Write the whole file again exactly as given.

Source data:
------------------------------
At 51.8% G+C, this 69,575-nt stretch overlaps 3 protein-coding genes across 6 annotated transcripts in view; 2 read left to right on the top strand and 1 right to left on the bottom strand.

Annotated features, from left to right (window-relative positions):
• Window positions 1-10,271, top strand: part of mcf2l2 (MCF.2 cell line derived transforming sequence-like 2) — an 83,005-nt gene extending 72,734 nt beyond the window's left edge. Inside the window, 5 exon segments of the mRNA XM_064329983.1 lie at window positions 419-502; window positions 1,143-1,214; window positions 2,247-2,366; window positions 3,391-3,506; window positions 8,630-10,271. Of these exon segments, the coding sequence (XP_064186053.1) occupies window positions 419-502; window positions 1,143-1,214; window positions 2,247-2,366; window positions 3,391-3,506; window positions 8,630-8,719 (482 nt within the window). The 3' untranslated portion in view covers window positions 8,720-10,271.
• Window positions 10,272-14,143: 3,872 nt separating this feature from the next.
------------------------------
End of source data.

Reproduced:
At 51.8% G+C, this 69,575-nt stretch overlaps 3 protein-coding genes across 6 annotated transcripts in view; 2 read left to right on the top strand and 1 right to left on the bottom strand.

Annotated features, from left to right (window-relative positions):
• Window positions 1-10,271, top strand: part of mcf2l2 (MCF.2 cell line derived transforming sequence-like 2) — an 83,005-nt gene extending 72,734 nt beyond the window's left edge. Inside the window, 5 exon segments of the mRNA XM_064329983.1 lie at window positions 419-502; window positions 1,143-1,214; window positions 2,247-2,366; window positions 3,391-3,506; window positions 8,630-10,271. Of these exon segments, the coding sequence (XP_064186053.1) occupies window positions 419-502; window positions 1,143-1,214; window positions 2,247-2,366; window positions 3,391-3,506; window positions 8,630-8,719 (482 nt within the window). The 3' untranslated portion in view covers window positions 8,720-10,271.
• Window positions 10,272-14,143: 3,872 nt separating this feature from the next.